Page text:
James Brokenshire: 'I sense five main parties are still keen to keep talking and form an Executive'Northern Ireland Secretary of State James Brokenshire writes exclusively for the Belfast Telegraph
Readers of the Belfast Telegraph, and many thousands of others across Northern Ireland, did not vote on 2 March for the situation we face today.
When the deadline to form an Executive passed on Monday, it left Northern Ireland without a devolved administration. This is hugely disappointing and I know there is widespread dismay across the country.
People sometimes say that politics doesn't matter. But today Northern Ireland faces significant challenges unless the parties can find a way forward quickly.
Voluntary groups and public services will suffer if things are not resolved and a budget established.
But discussions with the Northern Ireland parties and the Irish government, in line with the well-established three-stranded approach, did make some progress following the election - on advancing a budget, a Programme for Government and ways of improving transparency and accountability.
There were steps forward on implementing the Stormont House legacy bodies to provide better outcomes for victims and survivors of the troubles.
In addition, progress was made around how the parties might come together to represent Northern Ireland in our negotiations to leave the EU, which is so important in the context of Article 50 being triggered today.
So, what happens next?
Among the leaders of the five main parties and the Irish Government, I sense a strong willingness to continue talking to resolve outstanding issues and form an Executive.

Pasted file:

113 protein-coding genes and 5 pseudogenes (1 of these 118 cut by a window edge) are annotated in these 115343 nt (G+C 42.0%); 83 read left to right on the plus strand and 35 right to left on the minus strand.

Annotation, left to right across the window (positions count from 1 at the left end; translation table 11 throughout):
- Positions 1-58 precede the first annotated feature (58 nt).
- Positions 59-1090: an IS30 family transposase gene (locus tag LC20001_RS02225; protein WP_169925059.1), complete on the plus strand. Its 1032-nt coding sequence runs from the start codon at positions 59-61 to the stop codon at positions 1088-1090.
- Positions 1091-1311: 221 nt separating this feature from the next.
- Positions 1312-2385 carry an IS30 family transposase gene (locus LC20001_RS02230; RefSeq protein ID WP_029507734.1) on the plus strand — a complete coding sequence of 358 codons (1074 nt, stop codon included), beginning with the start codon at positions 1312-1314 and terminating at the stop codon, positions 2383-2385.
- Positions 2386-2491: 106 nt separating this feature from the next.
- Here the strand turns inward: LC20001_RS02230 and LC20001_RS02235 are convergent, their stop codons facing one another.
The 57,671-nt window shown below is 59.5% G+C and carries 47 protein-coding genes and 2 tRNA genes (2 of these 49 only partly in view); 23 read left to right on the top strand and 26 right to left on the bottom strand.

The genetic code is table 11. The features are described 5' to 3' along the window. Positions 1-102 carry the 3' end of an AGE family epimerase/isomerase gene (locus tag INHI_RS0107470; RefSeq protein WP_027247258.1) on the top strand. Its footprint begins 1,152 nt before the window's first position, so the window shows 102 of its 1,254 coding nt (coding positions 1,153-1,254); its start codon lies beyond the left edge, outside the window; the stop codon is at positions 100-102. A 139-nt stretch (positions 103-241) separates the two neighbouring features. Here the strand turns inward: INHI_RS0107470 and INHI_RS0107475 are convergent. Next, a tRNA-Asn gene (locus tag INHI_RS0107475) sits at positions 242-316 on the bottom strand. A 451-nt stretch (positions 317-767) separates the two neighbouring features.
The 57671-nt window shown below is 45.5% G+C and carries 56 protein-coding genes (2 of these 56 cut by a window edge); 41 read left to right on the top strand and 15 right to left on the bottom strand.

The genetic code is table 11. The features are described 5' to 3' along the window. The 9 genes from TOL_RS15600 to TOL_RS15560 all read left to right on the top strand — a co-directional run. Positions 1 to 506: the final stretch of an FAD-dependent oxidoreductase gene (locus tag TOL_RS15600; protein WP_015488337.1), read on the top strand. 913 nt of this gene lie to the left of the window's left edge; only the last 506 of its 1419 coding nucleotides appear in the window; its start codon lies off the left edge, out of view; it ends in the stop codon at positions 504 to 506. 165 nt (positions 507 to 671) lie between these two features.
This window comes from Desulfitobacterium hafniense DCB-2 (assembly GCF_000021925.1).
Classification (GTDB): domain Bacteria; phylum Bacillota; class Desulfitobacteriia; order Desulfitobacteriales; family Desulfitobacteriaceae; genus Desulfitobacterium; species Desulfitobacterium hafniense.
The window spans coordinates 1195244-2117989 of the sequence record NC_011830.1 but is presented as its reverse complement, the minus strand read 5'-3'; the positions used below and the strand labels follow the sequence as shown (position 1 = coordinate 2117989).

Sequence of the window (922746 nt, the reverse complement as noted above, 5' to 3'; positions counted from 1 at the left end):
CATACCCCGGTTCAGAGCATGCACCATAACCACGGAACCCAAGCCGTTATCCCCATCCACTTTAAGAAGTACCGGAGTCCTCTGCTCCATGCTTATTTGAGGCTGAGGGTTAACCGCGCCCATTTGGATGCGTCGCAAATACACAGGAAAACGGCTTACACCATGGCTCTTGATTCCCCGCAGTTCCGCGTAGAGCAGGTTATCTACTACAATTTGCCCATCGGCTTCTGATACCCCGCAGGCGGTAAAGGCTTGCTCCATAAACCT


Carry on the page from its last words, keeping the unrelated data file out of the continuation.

So I will continue to work with renewed intensity and focus with the parties and the Irish Government, as appropriate, over the coming days.
If successful, legislation after the Easter recess could allow an Executive to be formed, avoiding a second Assembly election. There is little public appetite for another Assembly vote.
But in the absence of devolved government in Northern Ireland, the UK Government ultimately provides for political stability and good governance.
Should the talks not succeed, the Government will have to consider all options.
As I told the House of Commons yesterday, as a minimum I would bring forward legislation after Easter to set a regional rate to enable councils to carry out their functions, and take steps to provide assurance around the budget.
In the small window now open, uppermost in my mind will be the overwhelming desire of business, industry groups and the wider community to see devo lved government returned to Northern Ireland as soon as possible.
Politicians here owe it to them to continue the work of the past two decades to build a stronger, peaceful and prosperous Northern Ireland that works for everyone.